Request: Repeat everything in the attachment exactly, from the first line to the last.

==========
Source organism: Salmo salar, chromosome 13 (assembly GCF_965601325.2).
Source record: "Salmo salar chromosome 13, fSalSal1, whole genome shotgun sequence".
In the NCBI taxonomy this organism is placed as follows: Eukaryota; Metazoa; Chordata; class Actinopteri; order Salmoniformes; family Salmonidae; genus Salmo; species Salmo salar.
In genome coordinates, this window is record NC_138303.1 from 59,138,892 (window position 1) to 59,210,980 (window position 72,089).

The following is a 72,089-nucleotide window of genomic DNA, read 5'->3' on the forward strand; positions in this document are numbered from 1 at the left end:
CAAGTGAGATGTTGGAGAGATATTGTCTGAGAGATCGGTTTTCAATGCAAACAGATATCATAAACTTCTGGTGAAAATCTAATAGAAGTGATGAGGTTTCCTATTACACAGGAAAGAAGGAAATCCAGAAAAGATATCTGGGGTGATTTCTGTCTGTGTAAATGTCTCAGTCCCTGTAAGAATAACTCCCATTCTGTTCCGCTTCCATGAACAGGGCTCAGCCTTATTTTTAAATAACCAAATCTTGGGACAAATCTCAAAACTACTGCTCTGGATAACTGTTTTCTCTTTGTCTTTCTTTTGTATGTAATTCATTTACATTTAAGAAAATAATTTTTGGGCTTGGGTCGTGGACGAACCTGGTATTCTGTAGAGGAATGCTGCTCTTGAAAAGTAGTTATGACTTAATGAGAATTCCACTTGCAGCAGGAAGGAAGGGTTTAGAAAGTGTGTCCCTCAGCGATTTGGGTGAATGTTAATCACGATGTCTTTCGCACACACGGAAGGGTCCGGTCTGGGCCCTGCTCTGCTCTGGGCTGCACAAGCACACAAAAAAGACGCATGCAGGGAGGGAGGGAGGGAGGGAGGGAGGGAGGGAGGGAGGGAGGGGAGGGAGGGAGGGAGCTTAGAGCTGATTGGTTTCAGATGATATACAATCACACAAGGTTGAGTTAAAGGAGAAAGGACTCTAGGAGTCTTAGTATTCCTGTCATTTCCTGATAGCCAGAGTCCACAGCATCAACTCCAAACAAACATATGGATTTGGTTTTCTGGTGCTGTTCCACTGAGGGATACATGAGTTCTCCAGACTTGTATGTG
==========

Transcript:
Source organism: Salmo salar, chromosome 13 (assembly GCF_965601325.2).
Source record: "Salmo salar chromosome 13, fSalSal1, whole genome shotgun sequence".
In the NCBI taxonomy this organism is placed as follows: Eukaryota; Metazoa; Chordata; class Actinopteri; order Salmoniformes; family Salmonidae; genus Salmo; species Salmo salar.
In genome coordinates, this window is record NC_138303.1 from 59,138,892 (window position 1) to 59,210,980 (window position 72,089).

The following is a 72,089-nucleotide window of genomic DNA, read 5'->3' on the forward strand; positions in this document are numbered from 1 at the left end:
CAAGTGAGATGTTGGAGAGATATTGTCTGAGAGATCGGTTTTCAATGCAAACAGATATCATAAACTTCTGGTGAAAATCTAATAGAAGTGATGAGGTTTCCTATTACACAGGAAAGAAGGAAATCCAGAAAAGATATCTGGGGTGATTTCTGTCTGTGTAAATGTCTCAGTCCCTGTAAGAATAACTCCCATTCTGTTCCGCTTCCATGAACAGGGCTCAGCCTTATTTTTAAATAACCAAATCTTGGGACAAATCTCAAAACTACTGCTCTGGATAACTGTTTTCTCTTTGTCTTTCTTTTGTATGTAATTCATTTACATTTAAGAAAATAATTTTTGGGCTTGGGTCGTGGACGAACCTGGTATTCTGTAGAGGAATGCTGCTCTTGAAAAGTAGTTATGACTTAATGAGAATTCCACTTGCAGCAGGAAGGAAGGGTTTAGAAAGTGTGTCCCTCAGCGATTTGGGTGAATGTTAATCACGATGTCTTTCGCACACACGGAAGGGTCCGGTCTGGGCCCTGCTCTGCTCTGGGCTGCACAAGCACACAAAAAAGACGCATGCAGGGAGGGAGGGAGGGAGGGAGGGAGGGAGGGAGGGAGGGAGGGGAGGGAGGGAGGGAGCTTAGAGCTGATTGGTTTCAGATGATATACAATCACACAAGGTTGAGTTAAAGGAGAAAGGACTCTAGGAGTCTTAGTATTCCTGTCATTTCCTGATAGCCAGAGTCCACAGCATCAACTCCAAACAAACATATGGATTTGGTTTTCTGGTGCTGTTCCACTGAGGGATACATGAGTTCTCCAGACTTGTATGTG